Film Review: Assassin’s Creed


Some say that there is a curse when it comes to Hollywood adaptations of video game franchises. In recent years, scriptwriters have turned to the world of computer games for inspiration (indeed, the quality and design of many of today’s games rivals that of many films). The results, however, have been rather lacklustre.

The likes of Lara Croft: Tomb Raider, Tron: Legacy, Prince of Persia and, more recently, Warcraft and Pixels, have all attempted to tap into the magic formula with which successful video games have entranced gamers the world over. Generally, something gets lost in the transposition from console to cinema, and very few films receive positive verdicts from critics. The latest title to undergo the big-screen treatment is Assassin’s Creed and, unfortunately, only confirms the cinematic curse of the video game adaptation.

You’d imagine that with Michael Fassbender in the main role of Aguilar de Nerha, an elite assassin in 15th century Spain, Assassin’s Creed would be an engaging and exciting thriller. And, to be fair, Fassbender does lend significant weight to proceedings, as we are introduced to him as Callum Lynch, a death-row prisoner awaiting execution in America. Lynch is rescued from his sentence, however, by a mysterious organisation called the Abstergo Foundation, who transport him to their futuristic facility in Madrid where he is told that he is a descendant of assassin Aguilar de Nerha.

The Foundation, headed by Alan Rikkin (a suitably-sinister Jeremy Irons), is searching for the Apple of Eden, an ancient artefact which contains the genetic code to human free will. Rikkin’s plan, along with his scientist daughter Sofia (played by Marion Cotillard), is to transport Callum back in time to discover where the Apple of Eden was hidden some 500 years ago, in order to use it to prevent violence in the present day. This time travelling is facilitated by a machine called the Animus – a large robotic arm with a few projectors attached around it which allow Callum to relive his ancestor’s genetic memories.

This sets up the film’s two plots (one set in the present day, the other in 1492 Spain) which, rather than blending together into a seamless and dramatic screenplay, mix like oil and water. Neither sub-plot feels as though it has enough substance for the actors to work with. Fassbender, who spends much of the end of the film bare-chested as he battles with Templar Order soldiers in the past and in the present, is a nice fit in the role of cloaked assassin with a penchant for parkour. Opposite Marion Cotillard (on her usual enigmatic form) he grapples to find emotional depth in dialogue which takes itself rather seriously and, although touching on lofty thematic ideas about the balance between free will and control, is relegated below time-bending fight sequences.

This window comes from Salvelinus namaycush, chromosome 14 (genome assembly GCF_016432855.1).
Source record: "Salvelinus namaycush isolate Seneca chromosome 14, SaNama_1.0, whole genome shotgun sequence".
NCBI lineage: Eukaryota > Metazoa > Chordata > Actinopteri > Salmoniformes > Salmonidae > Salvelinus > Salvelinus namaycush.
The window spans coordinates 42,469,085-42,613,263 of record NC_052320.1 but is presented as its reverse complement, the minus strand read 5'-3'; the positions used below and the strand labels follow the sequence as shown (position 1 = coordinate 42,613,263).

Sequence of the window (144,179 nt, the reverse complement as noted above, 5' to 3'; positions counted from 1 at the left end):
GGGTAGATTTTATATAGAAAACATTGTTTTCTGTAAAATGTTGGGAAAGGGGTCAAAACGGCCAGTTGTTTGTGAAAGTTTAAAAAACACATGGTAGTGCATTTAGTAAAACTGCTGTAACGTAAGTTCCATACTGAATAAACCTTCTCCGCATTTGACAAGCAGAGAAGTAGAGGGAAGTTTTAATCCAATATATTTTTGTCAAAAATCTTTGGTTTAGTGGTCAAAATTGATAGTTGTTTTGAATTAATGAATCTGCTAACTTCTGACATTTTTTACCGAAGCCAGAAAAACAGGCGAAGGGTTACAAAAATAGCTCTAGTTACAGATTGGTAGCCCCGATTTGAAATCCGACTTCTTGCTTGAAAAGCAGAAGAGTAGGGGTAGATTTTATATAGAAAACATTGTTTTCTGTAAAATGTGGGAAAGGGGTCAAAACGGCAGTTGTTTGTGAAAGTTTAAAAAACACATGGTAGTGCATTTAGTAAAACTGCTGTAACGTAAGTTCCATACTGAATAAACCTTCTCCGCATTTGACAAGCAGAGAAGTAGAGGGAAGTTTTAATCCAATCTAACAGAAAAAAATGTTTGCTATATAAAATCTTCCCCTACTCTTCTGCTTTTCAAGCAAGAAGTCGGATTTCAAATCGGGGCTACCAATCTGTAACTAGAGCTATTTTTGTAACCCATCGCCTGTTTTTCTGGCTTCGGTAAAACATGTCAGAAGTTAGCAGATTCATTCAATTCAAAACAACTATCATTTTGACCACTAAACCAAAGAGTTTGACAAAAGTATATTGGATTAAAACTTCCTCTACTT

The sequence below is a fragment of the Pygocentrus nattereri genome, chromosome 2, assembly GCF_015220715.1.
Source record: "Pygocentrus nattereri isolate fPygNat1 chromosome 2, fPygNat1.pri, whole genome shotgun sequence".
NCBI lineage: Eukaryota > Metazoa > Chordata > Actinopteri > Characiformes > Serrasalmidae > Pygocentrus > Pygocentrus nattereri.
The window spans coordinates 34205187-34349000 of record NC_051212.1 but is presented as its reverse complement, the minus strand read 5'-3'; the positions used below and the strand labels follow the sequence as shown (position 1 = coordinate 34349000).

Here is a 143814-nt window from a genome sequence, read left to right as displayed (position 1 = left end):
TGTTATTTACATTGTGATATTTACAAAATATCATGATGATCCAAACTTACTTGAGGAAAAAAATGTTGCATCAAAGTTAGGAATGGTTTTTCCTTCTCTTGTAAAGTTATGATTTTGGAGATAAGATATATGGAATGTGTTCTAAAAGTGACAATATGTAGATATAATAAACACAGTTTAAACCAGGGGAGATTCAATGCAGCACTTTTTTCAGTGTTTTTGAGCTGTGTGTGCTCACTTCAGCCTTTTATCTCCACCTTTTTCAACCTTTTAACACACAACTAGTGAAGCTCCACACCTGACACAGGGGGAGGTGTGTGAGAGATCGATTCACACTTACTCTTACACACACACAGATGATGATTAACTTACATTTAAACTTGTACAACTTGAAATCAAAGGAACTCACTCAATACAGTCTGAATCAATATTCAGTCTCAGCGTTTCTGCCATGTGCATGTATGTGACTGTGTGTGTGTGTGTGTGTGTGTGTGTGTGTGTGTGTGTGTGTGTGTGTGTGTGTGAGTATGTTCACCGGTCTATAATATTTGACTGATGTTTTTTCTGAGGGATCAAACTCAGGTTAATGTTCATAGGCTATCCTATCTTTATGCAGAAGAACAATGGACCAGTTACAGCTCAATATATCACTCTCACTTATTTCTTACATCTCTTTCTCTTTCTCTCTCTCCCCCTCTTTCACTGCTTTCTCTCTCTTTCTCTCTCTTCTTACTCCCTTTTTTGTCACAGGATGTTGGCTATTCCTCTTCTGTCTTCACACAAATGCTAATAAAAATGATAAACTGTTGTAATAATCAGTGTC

The film’s approach to these action scenes is, actually, quite commendable. Striking visuals of a dusty and atmospheric 15th century Andalusia marry with a limited green/grey colour palette used by cinematographer Adam Arkapaw, to create a world faithful to the stunning environments created in the original game. Each time Callum travels back in time, the camera swoops down into the action of well-choreographed fights which are, in themselves, exciting to watch. The trouble is, when integrated into the muddled and uninspiring sub-plots, rooftop chases and a few deft moves with hidden blades don’t add up to much.

From a characterisation perspective, Assassin’s Creed is happy to be vague in terms of morals. Fassbender’s Callum/Aguilar is aggressive and violent in equal measure; Marion Cotillard elicits a certain level of empathy but, dressed in a white uniform suggestive of an asylum, retains a glassy-eyed ambiguity in her quest for the Apple of Eden. Her on-screen father, Jeremey Irons, is even more ominous, although one can’t help feeling that his is a stereotypical “English bad-guy” casting.

Assassin’s Creed ultimately stalls on account of its erratic and insubstantial plot which, despite the star-power of the likes of Fassbender, renders the whole exercise rather limp. With moments of immersive fighting and some bold production design, it is not as bad as some other video game cinematic adaptations. But then again, that really is damning with faint praise.

Written by James Jones